Gdańsk is the place where World War II began, and as any proud resident of the city will explain, it is the home of Solidarity, the workers' movement that brought about the beginning of the end of the Cold War.

Gdańsk has been a link to the waterways of Europe for centuries — it's where Poland's main river (the Vistula) meets the Baltic Sea. The city has long depended on shipping, so it's no surprise that a 15th-century crane still bulges over the scenic riverfront embankment. A rare example of medieval port technology, the huge, wooden crane was operated by several workers scrambling around in giant hamster wheels. Using just their foot power to engage the gears and pulleys, they could lift up to four tons.

The old town is a gem, boasting block after block of red-brick churches and ornately decorated mansions. These were the homes of wealthy merchants of the Hanseatic League, the trade federation and mutual protection society that dominated northern Europe in the late Middle Ages. Even the Polish kings came to visit this well-to-do city and gawk along the same route trod by tourists today — the main drag is still called the "Royal Way."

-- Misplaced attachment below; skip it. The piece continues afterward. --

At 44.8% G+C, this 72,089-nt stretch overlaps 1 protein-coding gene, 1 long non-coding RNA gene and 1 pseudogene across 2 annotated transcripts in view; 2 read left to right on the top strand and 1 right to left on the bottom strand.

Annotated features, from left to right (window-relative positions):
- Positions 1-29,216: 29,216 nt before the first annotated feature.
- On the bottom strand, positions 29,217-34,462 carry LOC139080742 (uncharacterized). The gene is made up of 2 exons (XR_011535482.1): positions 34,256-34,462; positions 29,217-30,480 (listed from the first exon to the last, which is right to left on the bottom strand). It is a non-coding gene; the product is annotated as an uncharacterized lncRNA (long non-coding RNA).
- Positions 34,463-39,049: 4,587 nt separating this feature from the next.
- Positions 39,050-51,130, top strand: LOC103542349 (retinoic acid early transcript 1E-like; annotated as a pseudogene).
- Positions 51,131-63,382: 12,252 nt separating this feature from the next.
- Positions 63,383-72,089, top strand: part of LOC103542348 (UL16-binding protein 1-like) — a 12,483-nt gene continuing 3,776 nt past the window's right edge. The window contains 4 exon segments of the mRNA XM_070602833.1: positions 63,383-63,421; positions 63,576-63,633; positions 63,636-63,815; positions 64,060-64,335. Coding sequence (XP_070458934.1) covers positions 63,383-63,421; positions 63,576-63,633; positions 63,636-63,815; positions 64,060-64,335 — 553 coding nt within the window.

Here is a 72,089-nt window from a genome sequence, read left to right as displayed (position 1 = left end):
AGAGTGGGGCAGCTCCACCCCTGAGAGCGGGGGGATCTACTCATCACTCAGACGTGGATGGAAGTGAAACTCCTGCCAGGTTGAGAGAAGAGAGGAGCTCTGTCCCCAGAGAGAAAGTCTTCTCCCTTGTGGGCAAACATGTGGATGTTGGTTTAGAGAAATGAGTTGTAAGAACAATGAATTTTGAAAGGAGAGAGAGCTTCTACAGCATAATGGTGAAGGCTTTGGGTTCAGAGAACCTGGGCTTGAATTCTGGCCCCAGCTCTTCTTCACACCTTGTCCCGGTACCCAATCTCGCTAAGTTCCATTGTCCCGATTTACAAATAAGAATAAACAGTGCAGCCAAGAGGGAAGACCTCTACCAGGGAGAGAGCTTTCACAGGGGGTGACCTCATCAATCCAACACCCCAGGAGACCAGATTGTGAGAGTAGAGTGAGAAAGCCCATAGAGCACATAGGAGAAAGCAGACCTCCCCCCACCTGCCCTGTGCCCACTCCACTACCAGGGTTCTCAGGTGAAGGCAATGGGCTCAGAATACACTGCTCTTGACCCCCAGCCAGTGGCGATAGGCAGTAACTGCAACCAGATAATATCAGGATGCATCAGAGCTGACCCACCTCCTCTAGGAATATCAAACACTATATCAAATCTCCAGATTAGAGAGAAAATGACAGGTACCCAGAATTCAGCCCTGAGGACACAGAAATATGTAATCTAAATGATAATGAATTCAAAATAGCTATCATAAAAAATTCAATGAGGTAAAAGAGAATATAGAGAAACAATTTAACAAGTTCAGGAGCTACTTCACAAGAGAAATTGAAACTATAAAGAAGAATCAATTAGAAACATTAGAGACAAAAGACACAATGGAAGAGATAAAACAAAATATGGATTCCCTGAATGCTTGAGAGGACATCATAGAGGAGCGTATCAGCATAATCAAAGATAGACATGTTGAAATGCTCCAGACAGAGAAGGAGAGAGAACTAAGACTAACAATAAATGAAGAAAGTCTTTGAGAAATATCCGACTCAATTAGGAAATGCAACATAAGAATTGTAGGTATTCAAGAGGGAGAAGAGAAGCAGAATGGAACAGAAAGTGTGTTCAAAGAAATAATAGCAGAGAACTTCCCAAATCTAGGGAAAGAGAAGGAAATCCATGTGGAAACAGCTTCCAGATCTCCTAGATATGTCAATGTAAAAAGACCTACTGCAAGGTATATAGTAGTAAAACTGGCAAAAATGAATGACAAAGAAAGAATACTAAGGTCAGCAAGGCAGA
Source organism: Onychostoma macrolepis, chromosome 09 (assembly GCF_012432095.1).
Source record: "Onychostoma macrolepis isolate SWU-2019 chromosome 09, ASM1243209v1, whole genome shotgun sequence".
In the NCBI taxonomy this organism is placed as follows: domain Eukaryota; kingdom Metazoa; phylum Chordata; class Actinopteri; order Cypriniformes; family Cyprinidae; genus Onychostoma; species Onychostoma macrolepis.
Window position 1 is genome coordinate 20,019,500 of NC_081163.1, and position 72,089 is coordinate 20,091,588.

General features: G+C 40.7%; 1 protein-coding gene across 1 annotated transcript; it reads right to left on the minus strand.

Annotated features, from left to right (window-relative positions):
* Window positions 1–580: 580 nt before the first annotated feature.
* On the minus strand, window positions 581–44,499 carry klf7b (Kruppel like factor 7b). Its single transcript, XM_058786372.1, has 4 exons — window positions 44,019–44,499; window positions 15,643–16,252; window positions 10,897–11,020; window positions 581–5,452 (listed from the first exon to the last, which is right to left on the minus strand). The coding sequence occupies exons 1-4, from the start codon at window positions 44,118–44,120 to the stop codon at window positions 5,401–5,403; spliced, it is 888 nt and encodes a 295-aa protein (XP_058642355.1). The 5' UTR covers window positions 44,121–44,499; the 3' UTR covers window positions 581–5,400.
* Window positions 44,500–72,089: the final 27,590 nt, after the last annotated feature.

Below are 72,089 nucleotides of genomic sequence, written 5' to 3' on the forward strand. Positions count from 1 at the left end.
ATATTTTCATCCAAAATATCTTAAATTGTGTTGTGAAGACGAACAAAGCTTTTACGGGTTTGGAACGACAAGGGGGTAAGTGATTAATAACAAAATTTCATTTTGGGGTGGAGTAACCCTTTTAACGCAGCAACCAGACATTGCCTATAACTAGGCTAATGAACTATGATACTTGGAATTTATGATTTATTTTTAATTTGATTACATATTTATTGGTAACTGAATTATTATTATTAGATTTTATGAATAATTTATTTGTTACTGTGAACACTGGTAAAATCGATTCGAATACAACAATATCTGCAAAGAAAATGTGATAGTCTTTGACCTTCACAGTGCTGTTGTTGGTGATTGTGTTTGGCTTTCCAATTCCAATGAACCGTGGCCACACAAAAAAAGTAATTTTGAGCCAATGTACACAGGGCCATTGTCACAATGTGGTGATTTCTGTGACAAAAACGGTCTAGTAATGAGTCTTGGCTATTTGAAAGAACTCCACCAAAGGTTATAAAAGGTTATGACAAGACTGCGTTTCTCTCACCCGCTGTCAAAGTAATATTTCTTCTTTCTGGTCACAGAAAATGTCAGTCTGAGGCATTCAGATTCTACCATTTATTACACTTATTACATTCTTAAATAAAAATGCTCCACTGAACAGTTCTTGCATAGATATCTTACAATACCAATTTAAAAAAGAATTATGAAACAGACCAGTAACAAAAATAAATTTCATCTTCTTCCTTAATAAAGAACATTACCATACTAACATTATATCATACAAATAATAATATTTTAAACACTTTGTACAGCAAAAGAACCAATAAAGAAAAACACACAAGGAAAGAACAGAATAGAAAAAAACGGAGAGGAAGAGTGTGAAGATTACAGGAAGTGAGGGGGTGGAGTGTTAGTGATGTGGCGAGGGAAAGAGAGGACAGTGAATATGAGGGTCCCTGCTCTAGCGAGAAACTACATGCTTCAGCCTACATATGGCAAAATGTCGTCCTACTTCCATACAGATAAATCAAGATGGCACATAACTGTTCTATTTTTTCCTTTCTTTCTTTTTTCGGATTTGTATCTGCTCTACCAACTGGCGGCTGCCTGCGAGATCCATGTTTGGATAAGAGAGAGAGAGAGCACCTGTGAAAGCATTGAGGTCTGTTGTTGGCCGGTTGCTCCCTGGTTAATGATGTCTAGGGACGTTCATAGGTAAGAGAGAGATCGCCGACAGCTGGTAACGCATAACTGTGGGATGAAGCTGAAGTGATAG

The historic main street was in ruins, but locals stubbornly rebuilt it. Sifting through mounds of rubble and ash, they reclaimed original brick and put the houses back together again. Today, excursion boats ferry history buffs from the riverfront out to Westerplatte point, the harbor site where the war's first shots were fired.

Imagine the bravery of these Poles. The protestors huddled behind the shipyard's main gate for 18 days, refusing to leave until they had won unprecedented concessions from the Communists — including the right to strike. Their action sparked a wave of strikes and sit-ins that spread along the industrialized north coast of Poland.

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